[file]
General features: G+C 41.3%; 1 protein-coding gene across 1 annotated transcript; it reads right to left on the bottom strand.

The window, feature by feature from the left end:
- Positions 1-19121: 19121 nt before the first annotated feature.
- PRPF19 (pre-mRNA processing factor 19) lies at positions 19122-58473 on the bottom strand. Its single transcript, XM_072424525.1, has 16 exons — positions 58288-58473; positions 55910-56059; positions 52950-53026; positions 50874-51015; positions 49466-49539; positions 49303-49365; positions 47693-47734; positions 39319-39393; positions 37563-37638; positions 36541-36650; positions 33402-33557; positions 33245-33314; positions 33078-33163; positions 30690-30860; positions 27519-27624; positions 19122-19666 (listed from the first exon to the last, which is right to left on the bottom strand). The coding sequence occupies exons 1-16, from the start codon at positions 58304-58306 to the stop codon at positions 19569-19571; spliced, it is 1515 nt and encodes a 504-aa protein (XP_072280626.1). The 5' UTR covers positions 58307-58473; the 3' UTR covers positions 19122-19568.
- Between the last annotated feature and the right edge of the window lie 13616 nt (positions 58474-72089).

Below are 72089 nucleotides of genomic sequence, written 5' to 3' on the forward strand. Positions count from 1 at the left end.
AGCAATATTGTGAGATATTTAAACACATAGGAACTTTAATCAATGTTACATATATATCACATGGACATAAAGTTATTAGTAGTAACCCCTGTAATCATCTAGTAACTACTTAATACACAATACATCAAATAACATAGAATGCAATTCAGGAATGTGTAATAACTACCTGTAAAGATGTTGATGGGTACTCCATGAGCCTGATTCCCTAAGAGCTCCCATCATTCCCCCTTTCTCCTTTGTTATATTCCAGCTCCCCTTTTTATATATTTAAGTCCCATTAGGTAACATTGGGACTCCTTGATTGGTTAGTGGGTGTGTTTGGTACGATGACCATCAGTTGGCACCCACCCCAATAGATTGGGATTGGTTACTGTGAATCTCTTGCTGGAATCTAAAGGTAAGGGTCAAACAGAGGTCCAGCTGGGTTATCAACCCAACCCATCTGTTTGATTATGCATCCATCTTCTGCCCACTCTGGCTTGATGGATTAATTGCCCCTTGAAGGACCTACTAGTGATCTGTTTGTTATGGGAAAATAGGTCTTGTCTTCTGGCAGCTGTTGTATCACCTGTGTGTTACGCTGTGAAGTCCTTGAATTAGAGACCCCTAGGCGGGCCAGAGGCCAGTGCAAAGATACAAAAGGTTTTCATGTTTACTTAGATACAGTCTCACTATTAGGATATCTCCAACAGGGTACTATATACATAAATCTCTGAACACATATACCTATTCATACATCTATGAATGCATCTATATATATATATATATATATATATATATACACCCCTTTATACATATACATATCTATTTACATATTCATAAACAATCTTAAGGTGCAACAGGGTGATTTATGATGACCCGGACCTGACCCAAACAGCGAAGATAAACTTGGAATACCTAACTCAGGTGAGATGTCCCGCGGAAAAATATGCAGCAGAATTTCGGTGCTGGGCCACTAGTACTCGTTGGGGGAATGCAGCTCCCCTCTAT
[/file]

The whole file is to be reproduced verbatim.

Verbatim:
General features: G+C 41.3%; 1 protein-coding gene across 1 annotated transcript; it reads right to left on the bottom strand.

The window, feature by feature from the left end:
- Positions 1-19121: 19121 nt before the first annotated feature.
- PRPF19 (pre-mRNA processing factor 19) lies at positions 19122-58473 on the bottom strand. Its single transcript, XM_072424525.1, has 16 exons — positions 58288-58473; positions 55910-56059; positions 52950-53026; positions 50874-51015; positions 49466-49539; positions 49303-49365; positions 47693-47734; positions 39319-39393; positions 37563-37638; positions 36541-36650; positions 33402-33557; positions 33245-33314; positions 33078-33163; positions 30690-30860; positions 27519-27624; positions 19122-19666 (listed from the first exon to the last, which is right to left on the bottom strand). The coding sequence occupies exons 1-16, from the start codon at positions 58304-58306 to the stop codon at positions 19569-19571; spliced, it is 1515 nt and encodes a 504-aa protein (XP_072280626.1). The 5' UTR covers positions 58307-58473; the 3' UTR covers positions 19122-19568.
- Between the last annotated feature and the right edge of the window lie 13616 nt (positions 58474-72089).

Below are 72089 nucleotides of genomic sequence, written 5' to 3' on the forward strand. Positions count from 1 at the left end.
AGCAATATTGTGAGATATTTAAACACATAGGAACTTTAATCAATGTTACATATATATCACATGGACATAAAGTTATTAGTAGTAACCCCTGTAATCATCTAGTAACTACTTAATACACAATACATCAAATAACATAGAATGCAATTCAGGAATGTGTAATAACTACCTGTAAAGATGTTGATGGGTACTCCATGAGCCTGATTCCCTAAGAGCTCCCATCATTCCCCCTTTCTCCTTTGTTATATTCCAGCTCCCCTTTTTATATATTTAAGTCCCATTAGGTAACATTGGGACTCCTTGATTGGTTAGTGGGTGTGTTTGGTACGATGACCATCAGTTGGCACCCACCCCAATAGATTGGGATTGGTTACTGTGAATCTCTTGCTGGAATCTAAAGGTAAGGGTCAAACAGAGGTCCAGCTGGGTTATCAACCCAACCCATCTGTTTGATTATGCATCCATCTTCTGCCCACTCTGGCTTGATGGATTAATTGCCCCTTGAAGGACCTACTAGTGATCTGTTTGTTATGGGAAAATAGGTCTTGTCTTCTGGCAGCTGTTGTATCACCTGTGTGTTACGCTGTGAAGTCCTTGAATTAGAGACCCCTAGGCGGGCCAGAGGCCAGTGCAAAGATACAAAAGGTTTTCATGTTTACTTAGATACAGTCTCACTATTAGGATATCTCCAACAGGGTACTATATACATAAATCTCTGAACACATATACCTATTCATACATCTATGAATGCATCTATATATATATATATATATATATATATATACACCCCTTTATACATATACATATCTATTTACATATTCATAAACAATCTTAAGGTGCAACAGGGTGATTTATGATGACCCGGACCTGACCCAAACAGCGAAGATAAACTTGGAATACCTAACTCAGGTGAGATGTCCCGCGGAAAAATATGCAGCAGAATTTCGGTGCTGGGCCACTAGTACTCGTTGGGGGAATGCAGCTCCCCTCTAT